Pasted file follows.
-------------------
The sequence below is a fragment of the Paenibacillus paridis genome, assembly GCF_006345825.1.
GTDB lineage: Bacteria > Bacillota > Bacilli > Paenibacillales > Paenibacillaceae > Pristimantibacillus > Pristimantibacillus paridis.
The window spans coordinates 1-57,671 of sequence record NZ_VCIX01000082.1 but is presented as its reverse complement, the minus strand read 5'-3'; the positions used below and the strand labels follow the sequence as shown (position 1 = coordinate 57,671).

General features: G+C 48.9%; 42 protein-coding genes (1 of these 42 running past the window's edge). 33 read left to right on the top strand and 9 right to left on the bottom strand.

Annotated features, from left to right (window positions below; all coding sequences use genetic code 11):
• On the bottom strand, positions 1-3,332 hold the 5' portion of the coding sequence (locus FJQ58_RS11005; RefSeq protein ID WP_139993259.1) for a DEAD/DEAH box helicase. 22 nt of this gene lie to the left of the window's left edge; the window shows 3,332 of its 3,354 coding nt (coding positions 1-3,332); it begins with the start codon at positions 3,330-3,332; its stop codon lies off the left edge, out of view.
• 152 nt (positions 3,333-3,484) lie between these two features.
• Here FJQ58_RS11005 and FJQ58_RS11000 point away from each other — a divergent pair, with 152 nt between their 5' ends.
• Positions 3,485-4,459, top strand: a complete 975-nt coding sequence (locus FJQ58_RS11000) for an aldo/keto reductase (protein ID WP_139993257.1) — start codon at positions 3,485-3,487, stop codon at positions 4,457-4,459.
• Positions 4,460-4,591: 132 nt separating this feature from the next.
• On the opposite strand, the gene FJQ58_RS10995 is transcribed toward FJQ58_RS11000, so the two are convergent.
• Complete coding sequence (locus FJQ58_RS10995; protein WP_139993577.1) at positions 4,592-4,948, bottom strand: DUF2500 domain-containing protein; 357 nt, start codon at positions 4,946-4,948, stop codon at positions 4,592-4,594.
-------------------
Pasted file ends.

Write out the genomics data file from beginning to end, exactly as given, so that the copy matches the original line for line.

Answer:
The sequence below is a fragment of the Paenibacillus paridis genome, assembly GCF_006345825.1.
GTDB lineage: Bacteria > Bacillota > Bacilli > Paenibacillales > Paenibacillaceae > Pristimantibacillus > Pristimantibacillus paridis.
The window spans coordinates 1-57,671 of sequence record NZ_VCIX01000082.1 but is presented as its reverse complement, the minus strand read 5'-3'; the positions used below and the strand labels follow the sequence as shown (position 1 = coordinate 57,671).

General features: G+C 48.9%; 42 protein-coding genes (1 of these 42 running past the window's edge). 33 read left to right on the top strand and 9 right to left on the bottom strand.

Annotated features, from left to right (window positions below; all coding sequences use genetic code 11):
• On the bottom strand, positions 1-3,332 hold the 5' portion of the coding sequence (locus FJQ58_RS11005; RefSeq protein ID WP_139993259.1) for a DEAD/DEAH box helicase. 22 nt of this gene lie to the left of the window's left edge; the window shows 3,332 of its 3,354 coding nt (coding positions 1-3,332); it begins with the start codon at positions 3,330-3,332; its stop codon lies off the left edge, out of view.
• 152 nt (positions 3,333-3,484) lie between these two features.
• Here FJQ58_RS11005 and FJQ58_RS11000 point away from each other — a divergent pair, with 152 nt between their 5' ends.
• Positions 3,485-4,459, top strand: a complete 975-nt coding sequence (locus FJQ58_RS11000) for an aldo/keto reductase (protein ID WP_139993257.1) — start codon at positions 3,485-3,487, stop codon at positions 4,457-4,459.
• Positions 4,460-4,591: 132 nt separating this feature from the next.
• On the opposite strand, the gene FJQ58_RS10995 is transcribed toward FJQ58_RS11000, so the two are convergent.
• Complete coding sequence (locus FJQ58_RS10995; protein WP_139993577.1) at positions 4,592-4,948, bottom strand: DUF2500 domain-containing protein; 357 nt, start codon at positions 4,946-4,948, stop codon at positions 4,592-4,594.